BioCrossroads said today it has formed a not-for-profit group to find ways to tie pharmaceutical research in San Diego and other biotech centers to Indiana companies and universities that that can turn the discoveries into marketable drugs.
The not-for-profit, BioCrossroadsLinx, will tap more than 40 Indiana companies that support large pharmaceutical companies and small biotech firms.
Indiana has one of few concentrations in the nation of companies focused on specialized, sophisticated contract research, contract manufacturing, logistics and other drug development services, BioCrossroads President David Johnson said in a statement.
"Indiana is home to a fast-growing sector within the life sciences industry, and we're going to leverage our strengths to link our assets to complementary groups in other areas," Johnson said. "Regional collaboration is a differentiating factor for us."
BioCrossroadsLinx plans to hire a consultant in San Diego who can act as a liaison between that city's and San Francisco's abundant life science research organizations. The fledgling not-for-profit also will look to Boston to develop relationships.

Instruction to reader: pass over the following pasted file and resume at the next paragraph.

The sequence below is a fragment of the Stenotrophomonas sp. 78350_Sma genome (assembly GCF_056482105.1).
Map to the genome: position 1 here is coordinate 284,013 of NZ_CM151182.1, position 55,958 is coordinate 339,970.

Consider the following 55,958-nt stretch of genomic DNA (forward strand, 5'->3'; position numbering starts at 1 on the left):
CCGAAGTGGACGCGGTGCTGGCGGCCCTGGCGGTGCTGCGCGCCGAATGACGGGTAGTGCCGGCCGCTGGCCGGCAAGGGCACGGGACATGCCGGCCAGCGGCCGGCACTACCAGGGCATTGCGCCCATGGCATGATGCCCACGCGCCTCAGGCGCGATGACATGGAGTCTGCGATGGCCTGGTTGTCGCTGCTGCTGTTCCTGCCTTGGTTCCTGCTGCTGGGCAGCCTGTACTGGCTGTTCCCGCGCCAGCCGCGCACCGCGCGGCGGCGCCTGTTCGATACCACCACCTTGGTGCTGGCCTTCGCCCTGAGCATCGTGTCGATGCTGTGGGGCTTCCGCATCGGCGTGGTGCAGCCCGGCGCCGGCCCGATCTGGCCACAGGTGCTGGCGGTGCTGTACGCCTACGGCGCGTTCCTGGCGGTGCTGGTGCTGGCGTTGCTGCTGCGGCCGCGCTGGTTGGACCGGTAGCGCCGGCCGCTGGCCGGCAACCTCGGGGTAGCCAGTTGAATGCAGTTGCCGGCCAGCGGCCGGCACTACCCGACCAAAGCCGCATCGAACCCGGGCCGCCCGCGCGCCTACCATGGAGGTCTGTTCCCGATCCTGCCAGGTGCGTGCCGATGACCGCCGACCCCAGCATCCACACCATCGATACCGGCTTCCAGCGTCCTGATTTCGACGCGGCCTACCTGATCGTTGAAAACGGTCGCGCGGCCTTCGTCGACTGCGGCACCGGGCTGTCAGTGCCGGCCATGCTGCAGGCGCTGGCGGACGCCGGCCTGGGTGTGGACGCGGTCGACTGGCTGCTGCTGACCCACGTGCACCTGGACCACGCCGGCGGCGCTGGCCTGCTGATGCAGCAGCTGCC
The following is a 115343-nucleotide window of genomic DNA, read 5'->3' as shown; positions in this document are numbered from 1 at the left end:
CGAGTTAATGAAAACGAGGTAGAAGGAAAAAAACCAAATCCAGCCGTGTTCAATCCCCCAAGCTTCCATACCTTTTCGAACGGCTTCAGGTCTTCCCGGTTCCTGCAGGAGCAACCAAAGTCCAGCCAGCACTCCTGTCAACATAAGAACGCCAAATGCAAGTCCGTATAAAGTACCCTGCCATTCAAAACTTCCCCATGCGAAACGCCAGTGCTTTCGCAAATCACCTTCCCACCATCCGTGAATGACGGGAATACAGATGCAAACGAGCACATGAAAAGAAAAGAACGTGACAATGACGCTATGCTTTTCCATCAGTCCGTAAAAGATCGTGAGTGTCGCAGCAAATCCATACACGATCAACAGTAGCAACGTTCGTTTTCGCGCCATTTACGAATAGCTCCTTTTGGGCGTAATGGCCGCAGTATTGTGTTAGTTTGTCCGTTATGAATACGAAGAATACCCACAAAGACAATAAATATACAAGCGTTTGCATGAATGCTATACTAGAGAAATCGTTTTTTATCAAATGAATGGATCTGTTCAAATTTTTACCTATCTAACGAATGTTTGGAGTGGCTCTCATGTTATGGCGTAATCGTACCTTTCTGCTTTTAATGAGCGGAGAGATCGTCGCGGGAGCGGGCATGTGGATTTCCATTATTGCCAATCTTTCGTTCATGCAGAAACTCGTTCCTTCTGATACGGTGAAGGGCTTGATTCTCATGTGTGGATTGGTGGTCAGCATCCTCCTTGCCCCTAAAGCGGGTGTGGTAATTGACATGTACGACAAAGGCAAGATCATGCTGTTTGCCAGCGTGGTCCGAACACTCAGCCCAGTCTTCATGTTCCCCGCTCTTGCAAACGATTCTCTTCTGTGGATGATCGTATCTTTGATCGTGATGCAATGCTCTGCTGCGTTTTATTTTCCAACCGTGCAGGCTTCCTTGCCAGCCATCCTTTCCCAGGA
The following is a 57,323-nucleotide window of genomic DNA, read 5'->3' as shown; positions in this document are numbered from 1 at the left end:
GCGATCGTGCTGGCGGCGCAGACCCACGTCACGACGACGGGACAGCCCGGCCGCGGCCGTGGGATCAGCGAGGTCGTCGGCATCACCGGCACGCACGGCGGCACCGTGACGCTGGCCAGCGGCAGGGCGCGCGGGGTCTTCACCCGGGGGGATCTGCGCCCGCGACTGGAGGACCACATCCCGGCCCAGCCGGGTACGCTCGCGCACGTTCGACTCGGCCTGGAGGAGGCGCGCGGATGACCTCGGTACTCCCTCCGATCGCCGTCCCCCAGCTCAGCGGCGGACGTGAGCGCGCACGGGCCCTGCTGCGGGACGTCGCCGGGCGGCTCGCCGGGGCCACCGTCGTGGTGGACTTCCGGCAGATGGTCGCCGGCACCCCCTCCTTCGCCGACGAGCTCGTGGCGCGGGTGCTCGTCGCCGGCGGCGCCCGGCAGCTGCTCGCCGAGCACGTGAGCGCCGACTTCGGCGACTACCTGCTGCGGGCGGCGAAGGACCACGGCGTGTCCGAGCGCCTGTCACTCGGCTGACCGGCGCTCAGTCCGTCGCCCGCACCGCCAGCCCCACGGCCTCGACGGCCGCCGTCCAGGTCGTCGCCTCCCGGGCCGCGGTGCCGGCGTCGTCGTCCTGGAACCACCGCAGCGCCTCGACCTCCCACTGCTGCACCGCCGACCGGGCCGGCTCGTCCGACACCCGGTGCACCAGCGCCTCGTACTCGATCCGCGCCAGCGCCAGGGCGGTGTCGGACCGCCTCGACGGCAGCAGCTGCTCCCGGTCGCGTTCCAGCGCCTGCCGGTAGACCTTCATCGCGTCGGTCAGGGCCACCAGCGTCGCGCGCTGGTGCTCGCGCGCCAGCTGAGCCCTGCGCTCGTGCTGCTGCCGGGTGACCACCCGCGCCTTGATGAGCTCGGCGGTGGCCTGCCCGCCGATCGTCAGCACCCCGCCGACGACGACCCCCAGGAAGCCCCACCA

Serving as chairman of BioCrossroadsLinx will be Charles Rutledge, vice president for research at Purdue University.
Other board members include Johnson; Dr. Kenneth Cornetta, chairman and professor of the Department of Medical and Molecular Genetics at Indiana University School of Medicine; Indiana Commerce Secretary Nathan Feltman; Dan Peterson, Cook Group vice president of industry and government affairs; Tom Snyder, president of Ivy Tech Community College; and Teresa Voors, commissioner of the Indiana Department of Workforce Development.